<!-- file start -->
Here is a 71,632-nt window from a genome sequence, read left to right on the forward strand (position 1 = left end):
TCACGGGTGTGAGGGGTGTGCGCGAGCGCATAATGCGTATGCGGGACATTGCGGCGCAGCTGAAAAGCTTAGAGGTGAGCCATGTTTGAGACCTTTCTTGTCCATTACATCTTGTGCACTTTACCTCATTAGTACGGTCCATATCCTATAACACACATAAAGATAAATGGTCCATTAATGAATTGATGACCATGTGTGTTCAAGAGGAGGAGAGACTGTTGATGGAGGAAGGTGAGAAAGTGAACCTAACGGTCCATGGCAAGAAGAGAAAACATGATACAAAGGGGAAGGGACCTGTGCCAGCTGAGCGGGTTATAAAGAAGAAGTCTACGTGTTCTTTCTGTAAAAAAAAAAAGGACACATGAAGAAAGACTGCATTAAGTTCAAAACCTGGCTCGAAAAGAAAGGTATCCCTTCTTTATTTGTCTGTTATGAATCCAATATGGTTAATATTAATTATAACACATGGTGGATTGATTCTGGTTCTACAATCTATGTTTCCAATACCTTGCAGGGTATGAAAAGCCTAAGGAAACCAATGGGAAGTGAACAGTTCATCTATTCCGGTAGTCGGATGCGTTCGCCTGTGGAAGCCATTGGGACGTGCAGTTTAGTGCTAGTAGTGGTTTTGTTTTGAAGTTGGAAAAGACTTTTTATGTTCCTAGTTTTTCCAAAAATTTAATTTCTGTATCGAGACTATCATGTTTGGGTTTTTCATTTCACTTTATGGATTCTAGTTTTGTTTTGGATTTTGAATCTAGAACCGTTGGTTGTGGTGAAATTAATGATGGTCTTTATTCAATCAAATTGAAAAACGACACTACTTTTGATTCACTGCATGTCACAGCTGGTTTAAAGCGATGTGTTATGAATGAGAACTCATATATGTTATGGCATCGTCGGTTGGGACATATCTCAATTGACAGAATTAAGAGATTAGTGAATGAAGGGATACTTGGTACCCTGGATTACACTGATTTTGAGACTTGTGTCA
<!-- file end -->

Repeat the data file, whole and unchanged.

Here is a 71,632-nt window from a genome sequence, read left to right on the forward strand (position 1 = left end):
TCACGGGTGTGAGGGGTGTGCGCGAGCGCATAATGCGTATGCGGGACATTGCGGCGCAGCTGAAAAGCTTAGAGGTGAGCCATGTTTGAGACCTTTCTTGTCCATTACATCTTGTGCACTTTACCTCATTAGTACGGTCCATATCCTATAACACACATAAAGATAAATGGTCCATTAATGAATTGATGACCATGTGTGTTCAAGAGGAGGAGAGACTGTTGATGGAGGAAGGTGAGAAAGTGAACCTAACGGTCCATGGCAAGAAGAGAAAACATGATACAAAGGGGAAGGGACCTGTGCCAGCTGAGCGGGTTATAAAGAAGAAGTCTACGTGTTCTTTCTGTAAAAAAAAAAAGGACACATGAAGAAAGACTGCATTAAGTTCAAAACCTGGCTCGAAAAGAAAGGTATCCCTTCTTTATTTGTCTGTTATGAATCCAATATGGTTAATATTAATTATAACACATGGTGGATTGATTCTGGTTCTACAATCTATGTTTCCAATACCTTGCAGGGTATGAAAAGCCTAAGGAAACCAATGGGAAGTGAACAGTTCATCTATTCCGGTAGTCGGATGCGTTCGCCTGTGGAAGCCATTGGGACGTGCAGTTTAGTGCTAGTAGTGGTTTTGTTTTGAAGTTGGAAAAGACTTTTTATGTTCCTAGTTTTTCCAAAAATTTAATTTCTGTATCGAGACTATCATGTTTGGGTTTTTCATTTCACTTTATGGATTCTAGTTTTGTTTTGGATTTTGAATCTAGAACCGTTGGTTGTGGTGAAATTAATGATGGTCTTTATTCAATCAAATTGAAAAACGACACTACTTTTGATTCACTGCATGTCACAGCTGGTTTAAAGCGATGTGTTATGAATGAGAACTCATATATGTTATGGCATCGTCGGTTGGGACATATCTCAATTGACAGAATTAAGAGATTAGTGAATGAAGGGATACTTGGTACCCTGGATTACACTGATTTTGAGACTTGTGTCA